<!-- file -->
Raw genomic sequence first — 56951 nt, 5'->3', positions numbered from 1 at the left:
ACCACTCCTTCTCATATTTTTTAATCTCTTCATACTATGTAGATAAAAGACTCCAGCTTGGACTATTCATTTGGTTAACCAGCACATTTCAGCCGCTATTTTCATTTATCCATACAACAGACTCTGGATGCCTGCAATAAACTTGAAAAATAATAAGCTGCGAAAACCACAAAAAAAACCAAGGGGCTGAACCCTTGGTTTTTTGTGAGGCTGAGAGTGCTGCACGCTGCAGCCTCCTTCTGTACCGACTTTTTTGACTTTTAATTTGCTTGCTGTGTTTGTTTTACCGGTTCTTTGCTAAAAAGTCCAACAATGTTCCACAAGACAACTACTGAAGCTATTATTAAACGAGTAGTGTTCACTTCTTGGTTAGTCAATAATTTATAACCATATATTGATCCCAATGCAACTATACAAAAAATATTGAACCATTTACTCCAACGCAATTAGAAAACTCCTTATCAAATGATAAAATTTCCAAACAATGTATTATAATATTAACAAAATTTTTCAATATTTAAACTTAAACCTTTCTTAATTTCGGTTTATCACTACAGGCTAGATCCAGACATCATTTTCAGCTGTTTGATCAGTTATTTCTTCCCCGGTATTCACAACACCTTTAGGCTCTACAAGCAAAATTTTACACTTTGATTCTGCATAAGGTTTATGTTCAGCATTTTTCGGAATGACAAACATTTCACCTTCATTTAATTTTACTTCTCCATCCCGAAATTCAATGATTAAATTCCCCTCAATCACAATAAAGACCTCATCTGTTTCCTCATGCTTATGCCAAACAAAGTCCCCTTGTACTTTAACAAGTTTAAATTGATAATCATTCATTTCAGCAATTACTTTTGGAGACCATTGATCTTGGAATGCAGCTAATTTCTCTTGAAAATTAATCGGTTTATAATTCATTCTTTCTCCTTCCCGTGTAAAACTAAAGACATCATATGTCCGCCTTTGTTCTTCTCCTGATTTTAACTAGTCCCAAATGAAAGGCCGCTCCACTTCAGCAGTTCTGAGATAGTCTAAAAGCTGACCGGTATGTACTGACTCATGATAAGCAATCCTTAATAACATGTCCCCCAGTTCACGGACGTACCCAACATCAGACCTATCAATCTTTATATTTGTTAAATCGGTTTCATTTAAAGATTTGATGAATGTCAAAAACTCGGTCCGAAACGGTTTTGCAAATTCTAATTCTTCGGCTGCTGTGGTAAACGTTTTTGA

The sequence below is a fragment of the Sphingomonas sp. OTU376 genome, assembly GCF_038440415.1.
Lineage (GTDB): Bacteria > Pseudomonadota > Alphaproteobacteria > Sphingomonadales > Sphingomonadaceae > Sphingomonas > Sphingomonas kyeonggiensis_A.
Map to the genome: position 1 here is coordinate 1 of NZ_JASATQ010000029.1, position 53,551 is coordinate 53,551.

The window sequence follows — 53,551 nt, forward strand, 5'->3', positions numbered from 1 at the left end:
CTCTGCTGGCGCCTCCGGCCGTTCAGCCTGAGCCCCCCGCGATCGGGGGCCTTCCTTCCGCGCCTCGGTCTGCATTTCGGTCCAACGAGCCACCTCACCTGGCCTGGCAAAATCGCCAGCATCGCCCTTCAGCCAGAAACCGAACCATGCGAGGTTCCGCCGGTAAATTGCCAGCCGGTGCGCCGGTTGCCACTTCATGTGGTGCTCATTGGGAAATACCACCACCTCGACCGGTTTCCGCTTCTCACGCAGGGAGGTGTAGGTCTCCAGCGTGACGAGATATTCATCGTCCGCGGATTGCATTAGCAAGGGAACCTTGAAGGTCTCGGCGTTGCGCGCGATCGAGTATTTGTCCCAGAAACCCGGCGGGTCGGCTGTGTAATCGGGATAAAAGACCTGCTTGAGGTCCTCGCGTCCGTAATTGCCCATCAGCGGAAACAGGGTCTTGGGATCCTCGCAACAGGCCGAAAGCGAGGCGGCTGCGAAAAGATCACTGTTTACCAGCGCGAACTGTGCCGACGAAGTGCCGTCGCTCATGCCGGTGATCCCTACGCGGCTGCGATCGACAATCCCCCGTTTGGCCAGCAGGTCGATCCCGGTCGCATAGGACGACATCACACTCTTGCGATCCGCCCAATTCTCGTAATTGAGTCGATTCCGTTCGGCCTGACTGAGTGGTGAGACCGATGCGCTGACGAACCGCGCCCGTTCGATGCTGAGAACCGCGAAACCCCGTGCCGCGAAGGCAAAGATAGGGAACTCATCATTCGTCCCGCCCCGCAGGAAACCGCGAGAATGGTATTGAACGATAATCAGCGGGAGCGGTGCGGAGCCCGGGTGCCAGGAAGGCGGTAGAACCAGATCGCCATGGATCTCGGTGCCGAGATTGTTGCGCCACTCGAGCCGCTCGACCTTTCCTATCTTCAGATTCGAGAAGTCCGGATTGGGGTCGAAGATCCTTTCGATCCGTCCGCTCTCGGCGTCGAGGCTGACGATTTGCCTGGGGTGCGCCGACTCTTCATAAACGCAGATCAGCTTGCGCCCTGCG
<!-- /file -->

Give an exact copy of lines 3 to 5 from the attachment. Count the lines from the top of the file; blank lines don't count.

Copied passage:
The sequence below is a fragment of the Sphingomonas sp. OTU376 genome, assembly GCF_038440415.1.
Lineage (GTDB): Bacteria > Pseudomonadota > Alphaproteobacteria > Sphingomonadales > Sphingomonadaceae > Sphingomonas > Sphingomonas kyeonggiensis_A.
Map to the genome: position 1 here is coordinate 1 of NZ_JASATQ010000029.1, position 53,551 is coordinate 53,551.